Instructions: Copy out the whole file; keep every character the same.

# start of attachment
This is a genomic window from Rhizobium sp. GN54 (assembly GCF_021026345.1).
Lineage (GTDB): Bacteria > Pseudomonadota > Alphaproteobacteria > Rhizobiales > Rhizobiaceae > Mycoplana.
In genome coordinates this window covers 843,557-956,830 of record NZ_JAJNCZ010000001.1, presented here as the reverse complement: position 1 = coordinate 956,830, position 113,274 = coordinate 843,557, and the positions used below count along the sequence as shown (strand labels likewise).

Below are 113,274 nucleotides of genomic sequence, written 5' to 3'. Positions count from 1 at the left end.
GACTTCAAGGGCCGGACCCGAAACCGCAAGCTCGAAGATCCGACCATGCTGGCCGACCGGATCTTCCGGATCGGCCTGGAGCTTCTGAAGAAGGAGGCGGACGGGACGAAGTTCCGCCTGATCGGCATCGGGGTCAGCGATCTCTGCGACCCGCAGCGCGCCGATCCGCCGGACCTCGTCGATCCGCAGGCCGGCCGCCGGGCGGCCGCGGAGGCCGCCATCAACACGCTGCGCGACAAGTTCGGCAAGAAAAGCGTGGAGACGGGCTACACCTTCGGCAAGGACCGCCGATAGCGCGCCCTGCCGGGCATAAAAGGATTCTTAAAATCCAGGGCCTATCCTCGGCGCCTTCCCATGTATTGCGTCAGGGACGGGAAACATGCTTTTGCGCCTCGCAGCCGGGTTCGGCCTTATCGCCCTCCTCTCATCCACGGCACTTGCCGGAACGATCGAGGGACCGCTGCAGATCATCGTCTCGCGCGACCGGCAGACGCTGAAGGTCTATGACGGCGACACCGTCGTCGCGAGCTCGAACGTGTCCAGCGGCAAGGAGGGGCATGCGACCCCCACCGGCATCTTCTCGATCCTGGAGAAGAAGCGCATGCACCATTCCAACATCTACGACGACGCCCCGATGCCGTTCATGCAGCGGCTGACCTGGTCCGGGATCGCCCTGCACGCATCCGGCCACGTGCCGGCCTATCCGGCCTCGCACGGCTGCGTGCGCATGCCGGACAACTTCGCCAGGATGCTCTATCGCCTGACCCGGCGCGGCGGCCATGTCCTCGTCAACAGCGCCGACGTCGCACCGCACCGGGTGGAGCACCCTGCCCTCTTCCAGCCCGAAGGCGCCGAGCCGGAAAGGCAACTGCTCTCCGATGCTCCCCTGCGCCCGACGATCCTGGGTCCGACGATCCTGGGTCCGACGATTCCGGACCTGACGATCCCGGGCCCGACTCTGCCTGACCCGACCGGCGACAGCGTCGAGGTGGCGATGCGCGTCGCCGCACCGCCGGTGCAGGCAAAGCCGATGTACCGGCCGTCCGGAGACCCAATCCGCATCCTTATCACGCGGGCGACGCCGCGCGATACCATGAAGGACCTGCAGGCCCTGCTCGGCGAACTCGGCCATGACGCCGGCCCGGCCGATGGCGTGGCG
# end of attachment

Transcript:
This is a genomic window from Rhizobium sp. GN54 (assembly GCF_021026345.1).
Lineage (GTDB): Bacteria > Pseudomonadota > Alphaproteobacteria > Rhizobiales > Rhizobiaceae > Mycoplana.
In genome coordinates this window covers 843,557-956,830 of record NZ_JAJNCZ010000001.1, presented here as the reverse complement: position 1 = coordinate 956,830, position 113,274 = coordinate 843,557, and the positions used below count along the sequence as shown (strand labels likewise).

Below are 113,274 nucleotides of genomic sequence, written 5' to 3'. Positions count from 1 at the left end.
GACTTCAAGGGCCGGACCCGAAACCGCAAGCTCGAAGATCCGACCATGCTGGCCGACCGGATCTTCCGGATCGGCCTGGAGCTTCTGAAGAAGGAGGCGGACGGGACGAAGTTCCGCCTGATCGGCATCGGGGTCAGCGATCTCTGCGACCCGCAGCGCGCCGATCCGCCGGACCTCGTCGATCCGCAGGCCGGCCGCCGGGCGGCCGCGGAGGCCGCCATCAACACGCTGCGCGACAAGTTCGGCAAGAAAAGCGTGGAGACGGGCTACACCTTCGGCAAGGACCGCCGATAGCGCGCCCTGCCGGGCATAAAAGGATTCTTAAAATCCAGGGCCTATCCTCGGCGCCTTCCCATGTATTGCGTCAGGGACGGGAAACATGCTTTTGCGCCTCGCAGCCGGGTTCGGCCTTATCGCCCTCCTCTCATCCACGGCACTTGCCGGAACGATCGAGGGACCGCTGCAGATCATCGTCTCGCGCGACCGGCAGACGCTGAAGGTCTATGACGGCGACACCGTCGTCGCGAGCTCGAACGTGTCCAGCGGCAAGGAGGGGCATGCGACCCCCACCGGCATCTTCTCGATCCTGGAGAAGAAGCGCATGCACCATTCCAACATCTACGACGACGCCCCGATGCCGTTCATGCAGCGGCTGACCTGGTCCGGGATCGCCCTGCACGCATCCGGCCACGTGCCGGCCTATCCGGCCTCGCACGGCTGCGTGCGCATGCCGGACAACTTCGCCAGGATGCTCTATCGCCTGACCCGGCGCGGCGGCCATGTCCTCGTCAACAGCGCCGACGTCGCACCGCACCGGGTGGAGCACCCTGCCCTCTTCCAGCCCGAAGGCGCCGAGCCGGAAAGGCAACTGCTCTCCGATGCTCCCCTGCGCCCGACGATCCTGGGTCCGACGATCCTGGGTCCGACGATTCCGGACCTGACGATCCCGGGCCCGACTCTGCCTGACCCGACCGGCGACAGCGTCGAGGTGGCGATGCGCGTCGCCGCACCGCCGGTGCAGGCAAAGCCGATGTACCGGCCGTCCGGAGACCCAATCCGCATCCTTATCACGCGGGCGACGCCGCGCGATACCATGAAGGACCTGCAGGCCCTGCTCGGCGAACTCGGCCATGACGCCGGCCCGGCCGATGGCGTGGCG